Secondly, the one who sits down to eat when his enemies are upon him is making a profound statement about the nature of enemies.  Sitting to eat is perhaps the most common, routine thing that any of us do.  We do it three times a day, generally speaking. And we do it unceremoniously and almost unthinkingly.  To take a seat and eat when supposed enemies are upon me is to virtually deny their existence; it is to say, in effect, I have no enemies.  It is to acknowledge what I was suggesting earlier, that enemies exist within, not without, and are therefore only a product of our minds.  If I choose not to be threatened, I have no enemies.  So, what’s for dinner?  I’d love to be that grown up.  I’d love to be so unattached to my possessions that I didn’t fear losing them, so secure in my life that I didn’t fear losing it, so evolved that I was beyond playing zero-sum games, and was therefore beyond allowing any enemies to be generated in my mind.  I sincerely doubt that I’ll ever get there, but I’d like to think that, reflecting again on Dr. King’s words, as a people we’ll get there, someday.

And finally, I think sitting down at table in the presence of enemies is a staggering invitation.  I think it says to those presumed to be enemies, “join me.”  Breaking bread together is one of the most intimate things we do in human relationship.  That intimacy is reflected here when we gather around the table once a month.  Something wondrously loving passes between us as we take the bread and the cup.  We find ourselves on the most level of grounds.  We share an experience that is rich in empathy.  We know, in the breaking of the bread, that we are all full of goodness; we are all tainted with evil; we are all worthy, and all in need of grace and forgiveness.  It’s at the table, when the food is offered and the shared meal begins, that barriers are broken down and we see one another as true sisters and brothers.

I wasn’t eating at the time, but I had an experience of this kind of dawning empathy that nearly knocked me over when I read Isabel Wilkerson’s The Warmth of Other Suns.  It’s the story of the Great Migration of Blacks from the South to the North and West during the course of the twentieth century in America.  It follows the true life stories of three black migrants over the course of several decades.  One of them, a man named George Starling who took a job as a coach attendant on the trains that ran up and down the East Coast, was reading the newspaper one day and reflecting on all the abuse and beating and murder of blacks he had witnessed growing up in the south.  He was reading about, “Hosing and police dogs and people watching it as if it were a made-for-TV movie and the blacks just had to take it like they had for generations.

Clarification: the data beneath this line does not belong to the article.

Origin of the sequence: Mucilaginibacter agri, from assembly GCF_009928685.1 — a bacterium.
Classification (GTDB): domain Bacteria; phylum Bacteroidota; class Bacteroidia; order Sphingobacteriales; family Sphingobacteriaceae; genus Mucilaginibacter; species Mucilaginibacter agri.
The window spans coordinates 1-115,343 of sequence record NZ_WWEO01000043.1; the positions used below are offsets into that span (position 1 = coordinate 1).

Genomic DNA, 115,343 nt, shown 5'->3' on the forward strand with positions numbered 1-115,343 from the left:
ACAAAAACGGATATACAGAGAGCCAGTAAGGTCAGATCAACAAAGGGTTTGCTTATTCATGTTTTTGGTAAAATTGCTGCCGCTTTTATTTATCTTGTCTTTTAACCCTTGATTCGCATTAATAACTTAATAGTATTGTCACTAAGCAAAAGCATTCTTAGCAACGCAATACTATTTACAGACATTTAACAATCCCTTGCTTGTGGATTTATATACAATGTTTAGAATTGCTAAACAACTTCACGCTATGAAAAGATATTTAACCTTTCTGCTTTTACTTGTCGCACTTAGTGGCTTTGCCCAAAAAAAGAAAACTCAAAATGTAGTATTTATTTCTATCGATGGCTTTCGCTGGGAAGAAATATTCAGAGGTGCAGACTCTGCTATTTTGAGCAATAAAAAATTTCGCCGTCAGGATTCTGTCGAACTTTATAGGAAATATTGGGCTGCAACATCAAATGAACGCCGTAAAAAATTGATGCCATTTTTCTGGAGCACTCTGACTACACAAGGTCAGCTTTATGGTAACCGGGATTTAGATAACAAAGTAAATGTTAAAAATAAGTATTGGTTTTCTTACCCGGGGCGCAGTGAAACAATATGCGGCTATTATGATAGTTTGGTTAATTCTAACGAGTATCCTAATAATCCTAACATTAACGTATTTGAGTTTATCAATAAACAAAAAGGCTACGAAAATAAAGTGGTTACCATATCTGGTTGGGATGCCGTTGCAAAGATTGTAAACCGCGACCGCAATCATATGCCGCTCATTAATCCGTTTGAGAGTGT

“‘I had the paper in front of my face,’ he said, ‘And I got so mad.  I dropped the paper down, And when I dropped the paper, I’m looking right in a white man’s face just sitting across from me.  I had never seen the man before, didn’t know him from Adam, but he was white.  And the hatred just surged up in me after looking at this thing in the paper.  I just wanted to hurt somebody white.  And I had to just really restrain myself to keep from just getting up.’”1

I was sitting in my living room as I read this in Wilkerson’s book.  And at that point I set the book down and rubbed my face, and stared off across the room for a long while.  I felt as if I were privy to the inner thoughts of that young black man who had beaten me in the head that night so long ago on the north side of Chicago.  And as I weighed all this in my mind, it struck me that I was beaten up right around the same time that Dr, Martin Luther King, Jr. was leading a protest in Cicero, on the southwest side of Chicago, and a white mob had attacked him and his marchers.  Someone threw a rock at King’s head and he bled from the wound.  I found myself almost breathless as I, for the first time in all those decades, stepped for one brief moment inside the head of my attacker.

Kierkegaard asked, “But what, then, is love?”  And he answers himself, “Love is to presuppose love; to have love is to presuppose love in others; to be loving is to presuppose that others are loving.”2  That sounds like so much pie-in-the-sky, mush-headed, idealism.  But there is something deep within our souls, and stirring around beneath the lines of this treasured ancient psalm that tells us there is truth to be mined here.  Perhaps our greatest challenge is to learn enough about love that we are finally able to know the hurt within the one who wishes to hurt us.

But there’s more.  In the final analysis, as Christians – those who profess Christ – we have a further slant on this ancient psalm and its picture of eating in the presence of enemies.  It was summed up beautifully by Gordon Marino commenting on those words of Kierkegaard.  He wrote, “Kierkegaard counsels that I can love those who have wronged me because that is precisely what Jesus commands me to do. Loving my enemies is not an option, but a requirement.”3

Well, I doubt that I’ll stop being a rabid Red sox fan, or stop hating the Yankees.  But, who knows, if I grew up a bit more, maybe I could even admit that some Yankees might be nice guys after all.  But seriously, folks, here’s the skinny: if you can muster the courage, the next time someone wrongs you, maybe the best response is, “What’s for dinner?”

1 Isabel Wilkerson, The Warmth of Other Suns, Random House Vintage Books, 2010, pp 379-380.

2 Soren Kierkegaard, Works of Love, Harper Classics, 2009.

3 Gordon D. Marino, “Leap of Love,” The Christian Century, July 17, 2002